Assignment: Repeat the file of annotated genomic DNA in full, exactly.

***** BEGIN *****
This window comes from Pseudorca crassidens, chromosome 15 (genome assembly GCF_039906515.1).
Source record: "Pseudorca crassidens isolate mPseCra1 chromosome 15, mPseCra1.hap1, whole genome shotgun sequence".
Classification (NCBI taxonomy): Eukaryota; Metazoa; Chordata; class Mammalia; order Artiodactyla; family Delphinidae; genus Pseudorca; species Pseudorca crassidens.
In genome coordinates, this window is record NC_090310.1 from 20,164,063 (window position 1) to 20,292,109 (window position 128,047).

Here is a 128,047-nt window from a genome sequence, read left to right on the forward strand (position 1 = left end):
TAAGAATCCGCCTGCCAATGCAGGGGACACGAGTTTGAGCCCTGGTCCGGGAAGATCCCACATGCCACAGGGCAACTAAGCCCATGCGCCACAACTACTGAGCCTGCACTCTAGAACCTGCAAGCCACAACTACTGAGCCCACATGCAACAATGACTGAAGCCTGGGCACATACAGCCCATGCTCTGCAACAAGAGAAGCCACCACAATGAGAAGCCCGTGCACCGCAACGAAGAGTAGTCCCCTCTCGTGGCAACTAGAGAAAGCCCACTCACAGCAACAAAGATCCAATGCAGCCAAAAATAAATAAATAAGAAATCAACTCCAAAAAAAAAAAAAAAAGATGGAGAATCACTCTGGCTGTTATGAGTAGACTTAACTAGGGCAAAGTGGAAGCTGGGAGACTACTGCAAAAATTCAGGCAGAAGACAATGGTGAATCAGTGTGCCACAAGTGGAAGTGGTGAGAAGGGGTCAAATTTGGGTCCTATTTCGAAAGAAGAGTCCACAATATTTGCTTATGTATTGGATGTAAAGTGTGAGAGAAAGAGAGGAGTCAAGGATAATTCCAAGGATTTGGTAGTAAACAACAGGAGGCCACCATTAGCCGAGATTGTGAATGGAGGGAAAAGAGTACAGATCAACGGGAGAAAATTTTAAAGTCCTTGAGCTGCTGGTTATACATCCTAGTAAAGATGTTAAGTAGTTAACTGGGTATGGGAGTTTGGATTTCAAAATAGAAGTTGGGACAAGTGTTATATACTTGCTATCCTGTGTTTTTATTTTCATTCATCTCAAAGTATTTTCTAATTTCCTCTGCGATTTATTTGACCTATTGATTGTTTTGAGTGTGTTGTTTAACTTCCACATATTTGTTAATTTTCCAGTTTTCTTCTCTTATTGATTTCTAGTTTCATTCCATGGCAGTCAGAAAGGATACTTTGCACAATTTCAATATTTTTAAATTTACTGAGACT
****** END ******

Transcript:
This window comes from Pseudorca crassidens, chromosome 15 (genome assembly GCF_039906515.1).
Source record: "Pseudorca crassidens isolate mPseCra1 chromosome 15, mPseCra1.hap1, whole genome shotgun sequence".
Classification (NCBI taxonomy): Eukaryota; Metazoa; Chordata; class Mammalia; order Artiodactyla; family Delphinidae; genus Pseudorca; species Pseudorca crassidens.
In genome coordinates, this window is record NC_090310.1 from 20,164,063 (window position 1) to 20,292,109 (window position 128,047).

Here is a 128,047-nt window from a genome sequence, read left to right on the forward strand (position 1 = left end):
TAAGAATCCGCCTGCCAATGCAGGGGACACGAGTTTGAGCCCTGGTCCGGGAAGATCCCACATGCCACAGGGCAACTAAGCCCATGCGCCACAACTACTGAGCCTGCACTCTAGAACCTGCAAGCCACAACTACTGAGCCCACATGCAACAATGACTGAAGCCTGGGCACATACAGCCCATGCTCTGCAACAAGAGAAGCCACCACAATGAGAAGCCCGTGCACCGCAACGAAGAGTAGTCCCCTCTCGTGGCAACTAGAGAAAGCCCACTCACAGCAACAAAGATCCAATGCAGCCAAAAATAAATAAATAAGAAATCAACTCCAAAAAAAAAAAAAAAAGATGGAGAATCACTCTGGCTGTTATGAGTAGACTTAACTAGGGCAAAGTGGAAGCTGGGAGACTACTGCAAAAATTCAGGCAGAAGACAATGGTGAATCAGTGTGCCACAAGTGGAAGTGGTGAGAAGGGGTCAAATTTGGGTCCTATTTCGAAAGAAGAGTCCACAATATTTGCTTATGTATTGGATGTAAAGTGTGAGAGAAAGAGAGGAGTCAAGGATAATTCCAAGGATTTGGTAGTAAACAACAGGAGGCCACCATTAGCCGAGATTGTGAATGGAGGGAAAAGAGTACAGATCAACGGGAGAAAATTTTAAAGTCCTTGAGCTGCTGGTTATACATCCTAGTAAAGATGTTAAGTAGTTAACTGGGTATGGGAGTTTGGATTTCAAAATAGAAGTTGGGACAAGTGTTATATACTTGCTATCCTGTGTTTTTATTTTCATTCATCTCAAAGTATTTTCTAATTTCCTCTGCGATTTATTTGACCTATTGATTGTTTTGAGTGTGTTGTTTAACTTCCACATATTTGTTAATTTTCCAGTTTTCTTCTCTTATTGATTTCTAGTTTCATTCCATGGCAGTCAGAAAGGATACTTTGCACAATTTCAATATTTTTAAATTTACTGAGACT